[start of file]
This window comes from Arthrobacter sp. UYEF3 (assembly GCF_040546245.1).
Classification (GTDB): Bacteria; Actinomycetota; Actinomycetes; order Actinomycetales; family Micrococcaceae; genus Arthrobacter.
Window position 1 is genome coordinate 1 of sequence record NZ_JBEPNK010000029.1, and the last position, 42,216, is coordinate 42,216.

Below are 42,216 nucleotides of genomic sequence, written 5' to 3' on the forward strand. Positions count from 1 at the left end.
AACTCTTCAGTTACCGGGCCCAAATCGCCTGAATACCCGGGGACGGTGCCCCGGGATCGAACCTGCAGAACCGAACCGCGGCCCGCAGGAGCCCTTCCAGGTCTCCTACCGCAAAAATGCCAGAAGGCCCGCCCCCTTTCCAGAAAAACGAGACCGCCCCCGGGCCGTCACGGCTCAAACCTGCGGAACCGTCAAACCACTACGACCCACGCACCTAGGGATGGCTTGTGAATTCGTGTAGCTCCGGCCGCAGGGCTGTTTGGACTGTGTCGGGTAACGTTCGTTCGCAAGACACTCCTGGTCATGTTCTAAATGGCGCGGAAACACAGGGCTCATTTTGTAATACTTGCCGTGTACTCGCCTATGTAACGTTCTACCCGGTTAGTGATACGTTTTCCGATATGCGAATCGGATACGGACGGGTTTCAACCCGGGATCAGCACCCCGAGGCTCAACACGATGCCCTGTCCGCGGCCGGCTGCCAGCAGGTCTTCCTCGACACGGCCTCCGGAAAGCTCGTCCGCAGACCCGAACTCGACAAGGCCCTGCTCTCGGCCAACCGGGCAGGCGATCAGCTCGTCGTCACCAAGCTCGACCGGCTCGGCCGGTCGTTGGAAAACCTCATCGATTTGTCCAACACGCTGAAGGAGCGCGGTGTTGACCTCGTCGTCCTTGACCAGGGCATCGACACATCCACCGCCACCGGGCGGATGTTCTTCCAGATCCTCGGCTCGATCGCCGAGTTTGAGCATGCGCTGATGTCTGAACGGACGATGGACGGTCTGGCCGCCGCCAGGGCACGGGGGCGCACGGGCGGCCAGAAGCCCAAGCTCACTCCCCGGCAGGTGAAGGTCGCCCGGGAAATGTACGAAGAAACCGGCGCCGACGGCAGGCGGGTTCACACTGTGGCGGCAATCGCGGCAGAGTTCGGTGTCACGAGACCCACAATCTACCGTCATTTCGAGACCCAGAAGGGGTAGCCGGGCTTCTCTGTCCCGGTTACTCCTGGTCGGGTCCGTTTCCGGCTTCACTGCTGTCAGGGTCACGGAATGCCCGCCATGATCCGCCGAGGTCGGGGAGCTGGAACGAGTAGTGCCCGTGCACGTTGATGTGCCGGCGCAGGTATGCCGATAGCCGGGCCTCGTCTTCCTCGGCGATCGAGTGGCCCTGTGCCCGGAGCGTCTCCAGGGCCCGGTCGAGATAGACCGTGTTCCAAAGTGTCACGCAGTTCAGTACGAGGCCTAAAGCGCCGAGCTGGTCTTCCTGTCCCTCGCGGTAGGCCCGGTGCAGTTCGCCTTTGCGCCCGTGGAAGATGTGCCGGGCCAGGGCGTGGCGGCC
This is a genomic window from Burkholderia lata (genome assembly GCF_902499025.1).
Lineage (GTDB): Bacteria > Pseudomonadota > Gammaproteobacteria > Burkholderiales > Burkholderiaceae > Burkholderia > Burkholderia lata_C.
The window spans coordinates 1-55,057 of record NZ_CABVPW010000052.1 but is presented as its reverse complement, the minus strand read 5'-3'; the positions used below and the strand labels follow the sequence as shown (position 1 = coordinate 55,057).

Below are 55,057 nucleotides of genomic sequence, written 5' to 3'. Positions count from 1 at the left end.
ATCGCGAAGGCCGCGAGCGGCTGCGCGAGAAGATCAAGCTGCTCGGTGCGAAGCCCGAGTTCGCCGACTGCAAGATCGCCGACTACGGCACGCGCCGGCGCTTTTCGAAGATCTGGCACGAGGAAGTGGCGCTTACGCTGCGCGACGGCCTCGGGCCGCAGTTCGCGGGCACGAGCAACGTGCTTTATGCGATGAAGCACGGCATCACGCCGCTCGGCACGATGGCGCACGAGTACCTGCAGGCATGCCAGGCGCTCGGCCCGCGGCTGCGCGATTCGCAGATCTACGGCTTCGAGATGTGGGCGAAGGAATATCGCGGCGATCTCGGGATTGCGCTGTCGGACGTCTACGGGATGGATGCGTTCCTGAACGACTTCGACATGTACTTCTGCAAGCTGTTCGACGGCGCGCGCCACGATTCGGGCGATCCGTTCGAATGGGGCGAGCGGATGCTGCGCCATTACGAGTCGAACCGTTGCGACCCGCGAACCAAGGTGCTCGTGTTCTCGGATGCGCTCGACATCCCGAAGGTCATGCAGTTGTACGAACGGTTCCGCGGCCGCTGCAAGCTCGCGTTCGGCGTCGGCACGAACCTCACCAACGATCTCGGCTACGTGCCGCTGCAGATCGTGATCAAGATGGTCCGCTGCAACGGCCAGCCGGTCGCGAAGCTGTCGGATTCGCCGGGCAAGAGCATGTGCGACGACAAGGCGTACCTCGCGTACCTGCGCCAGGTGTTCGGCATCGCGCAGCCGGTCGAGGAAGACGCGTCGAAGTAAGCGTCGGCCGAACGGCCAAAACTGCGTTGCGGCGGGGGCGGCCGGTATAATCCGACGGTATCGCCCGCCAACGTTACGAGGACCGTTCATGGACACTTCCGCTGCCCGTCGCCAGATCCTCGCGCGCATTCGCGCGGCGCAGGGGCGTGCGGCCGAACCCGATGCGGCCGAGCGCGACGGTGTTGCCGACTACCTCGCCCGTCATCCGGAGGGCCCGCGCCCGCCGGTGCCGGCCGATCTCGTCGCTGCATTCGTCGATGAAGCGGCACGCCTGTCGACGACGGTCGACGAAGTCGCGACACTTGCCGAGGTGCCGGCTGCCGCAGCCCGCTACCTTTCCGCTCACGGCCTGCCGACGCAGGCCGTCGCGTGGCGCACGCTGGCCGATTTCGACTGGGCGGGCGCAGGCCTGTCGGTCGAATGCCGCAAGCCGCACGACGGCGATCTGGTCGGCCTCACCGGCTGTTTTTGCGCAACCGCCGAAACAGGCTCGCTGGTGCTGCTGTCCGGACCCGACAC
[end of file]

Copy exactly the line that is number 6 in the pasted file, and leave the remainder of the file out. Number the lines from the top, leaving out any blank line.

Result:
This is a genomic window from Burkholderia lata (genome assembly GCF_902499025.1).